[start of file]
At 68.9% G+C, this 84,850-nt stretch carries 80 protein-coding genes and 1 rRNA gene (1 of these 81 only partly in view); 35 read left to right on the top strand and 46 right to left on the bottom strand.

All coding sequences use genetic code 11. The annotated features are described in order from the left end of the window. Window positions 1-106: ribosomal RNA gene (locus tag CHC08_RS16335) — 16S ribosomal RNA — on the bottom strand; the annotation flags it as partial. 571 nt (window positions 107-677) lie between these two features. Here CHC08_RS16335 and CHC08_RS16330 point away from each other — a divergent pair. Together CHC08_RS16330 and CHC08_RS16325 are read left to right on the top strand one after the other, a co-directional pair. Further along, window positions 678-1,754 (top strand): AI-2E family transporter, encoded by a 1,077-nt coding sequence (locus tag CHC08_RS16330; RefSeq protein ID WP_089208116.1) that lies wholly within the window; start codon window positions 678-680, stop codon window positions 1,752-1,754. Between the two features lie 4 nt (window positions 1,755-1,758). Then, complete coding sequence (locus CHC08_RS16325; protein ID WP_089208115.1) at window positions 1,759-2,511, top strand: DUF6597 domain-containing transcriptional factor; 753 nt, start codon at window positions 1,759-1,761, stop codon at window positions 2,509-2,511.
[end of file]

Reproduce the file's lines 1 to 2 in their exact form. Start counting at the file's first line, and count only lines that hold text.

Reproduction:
At 68.9% G+C, this 84,850-nt stretch carries 80 protein-coding genes and 1 rRNA gene (1 of these 81 only partly in view); 35 read left to right on the top strand and 46 right to left on the bottom strand.

All coding sequences use genetic code 11. The annotated features are described in order from the left end of the window. Window positions 1-106: ribosomal RNA gene (locus tag CHC08_RS16335) — 16S ribosomal RNA — on the bottom strand; the annotation flags it as partial. 571 nt (window positions 107-677) lie between these two features. Here CHC08_RS16335 and CHC08_RS16330 point away from each other — a divergent pair. Together CHC08_RS16330 and CHC08_RS16325 are read left to right on the top strand one after the other, a co-directional pair. Further along, window positions 678-1,754 (top strand): AI-2E family transporter, encoded by a 1,077-nt coding sequence (locus tag CHC08_RS16330; RefSeq protein ID WP_089208116.1) that lies wholly within the window; start codon window positions 678-680, stop codon window positions 1,752-1,754. Between the two features lie 4 nt (window positions 1,755-1,758). Then, complete coding sequence (locus CHC08_RS16325; protein ID WP_089208115.1) at window positions 1,759-2,511, top strand: DUF6597 domain-containing transcriptional factor; 753 nt, start codon at window positions 1,759-1,761, stop codon at window positions 2,509-2,511.